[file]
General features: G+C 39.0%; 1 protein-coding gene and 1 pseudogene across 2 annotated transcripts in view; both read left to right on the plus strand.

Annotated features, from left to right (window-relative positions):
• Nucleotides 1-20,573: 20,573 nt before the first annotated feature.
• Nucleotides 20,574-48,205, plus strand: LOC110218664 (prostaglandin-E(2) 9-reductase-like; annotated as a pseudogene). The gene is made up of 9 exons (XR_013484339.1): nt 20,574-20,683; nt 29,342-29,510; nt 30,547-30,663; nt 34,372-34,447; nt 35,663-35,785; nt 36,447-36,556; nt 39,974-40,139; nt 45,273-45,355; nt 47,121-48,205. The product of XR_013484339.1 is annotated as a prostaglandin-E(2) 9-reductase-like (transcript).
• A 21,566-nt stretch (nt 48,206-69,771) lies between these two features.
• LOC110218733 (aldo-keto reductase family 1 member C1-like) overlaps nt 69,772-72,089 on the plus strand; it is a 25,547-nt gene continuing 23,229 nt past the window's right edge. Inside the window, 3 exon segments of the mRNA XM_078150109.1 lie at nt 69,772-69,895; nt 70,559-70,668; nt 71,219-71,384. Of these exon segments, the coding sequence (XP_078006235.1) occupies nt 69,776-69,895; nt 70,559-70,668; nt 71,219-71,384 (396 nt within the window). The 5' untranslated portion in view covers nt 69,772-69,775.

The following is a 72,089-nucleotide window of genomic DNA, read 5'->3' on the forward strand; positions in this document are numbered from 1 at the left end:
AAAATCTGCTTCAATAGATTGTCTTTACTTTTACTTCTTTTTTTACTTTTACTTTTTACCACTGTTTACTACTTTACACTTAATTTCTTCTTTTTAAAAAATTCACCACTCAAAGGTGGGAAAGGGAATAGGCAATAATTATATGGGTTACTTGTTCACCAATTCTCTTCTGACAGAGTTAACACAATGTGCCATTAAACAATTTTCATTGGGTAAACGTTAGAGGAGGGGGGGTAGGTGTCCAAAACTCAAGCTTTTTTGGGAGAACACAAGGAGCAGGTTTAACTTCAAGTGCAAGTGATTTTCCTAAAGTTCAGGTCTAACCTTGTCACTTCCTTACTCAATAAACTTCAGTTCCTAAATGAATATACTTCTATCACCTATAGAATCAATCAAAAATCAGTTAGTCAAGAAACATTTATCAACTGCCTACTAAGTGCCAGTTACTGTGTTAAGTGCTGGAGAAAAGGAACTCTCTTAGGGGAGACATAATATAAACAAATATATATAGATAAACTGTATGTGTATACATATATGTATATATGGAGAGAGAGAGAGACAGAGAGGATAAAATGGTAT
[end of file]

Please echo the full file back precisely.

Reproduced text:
General features: G+C 39.0%; 1 protein-coding gene and 1 pseudogene across 2 annotated transcripts in view; both read left to right on the plus strand.

Annotated features, from left to right (window-relative positions):
• Nucleotides 1-20,573: 20,573 nt before the first annotated feature.
• Nucleotides 20,574-48,205, plus strand: LOC110218664 (prostaglandin-E(2) 9-reductase-like; annotated as a pseudogene). The gene is made up of 9 exons (XR_013484339.1): nt 20,574-20,683; nt 29,342-29,510; nt 30,547-30,663; nt 34,372-34,447; nt 35,663-35,785; nt 36,447-36,556; nt 39,974-40,139; nt 45,273-45,355; nt 47,121-48,205. The product of XR_013484339.1 is annotated as a prostaglandin-E(2) 9-reductase-like (transcript).
• A 21,566-nt stretch (nt 48,206-69,771) lies between these two features.
• LOC110218733 (aldo-keto reductase family 1 member C1-like) overlaps nt 69,772-72,089 on the plus strand; it is a 25,547-nt gene continuing 23,229 nt past the window's right edge. Inside the window, 3 exon segments of the mRNA XM_078150109.1 lie at nt 69,772-69,895; nt 70,559-70,668; nt 71,219-71,384. Of these exon segments, the coding sequence (XP_078006235.1) occupies nt 69,776-69,895; nt 70,559-70,668; nt 71,219-71,384 (396 nt within the window). The 5' untranslated portion in view covers nt 69,772-69,775.

The following is a 72,089-nucleotide window of genomic DNA, read 5'->3' on the forward strand; positions in this document are numbered from 1 at the left end:
AAAATCTGCTTCAATAGATTGTCTTTACTTTTACTTCTTTTTTTACTTTTACTTTTTACCACTGTTTACTACTTTACACTTAATTTCTTCTTTTTAAAAAATTCACCACTCAAAGGTGGGAAAGGGAATAGGCAATAATTATATGGGTTACTTGTTCACCAATTCTCTTCTGACAGAGTTAACACAATGTGCCATTAAACAATTTTCATTGGGTAAACGTTAGAGGAGGGGGGGTAGGTGTCCAAAACTCAAGCTTTTTTGGGAGAACACAAGGAGCAGGTTTAACTTCAAGTGCAAGTGATTTTCCTAAAGTTCAGGTCTAACCTTGTCACTTCCTTACTCAATAAACTTCAGTTCCTAAATGAATATACTTCTATCACCTATAGAATCAATCAAAAATCAGTTAGTCAAGAAACATTTATCAACTGCCTACTAAGTGCCAGTTACTGTGTTAAGTGCTGGAGAAAAGGAACTCTCTTAGGGGAGACATAATATAAACAAATATATATAGATAAACTGTATGTGTATACATATATGTATATATGGAGAGAGAGAGAGACAGAGAGGATAAAATGGTAT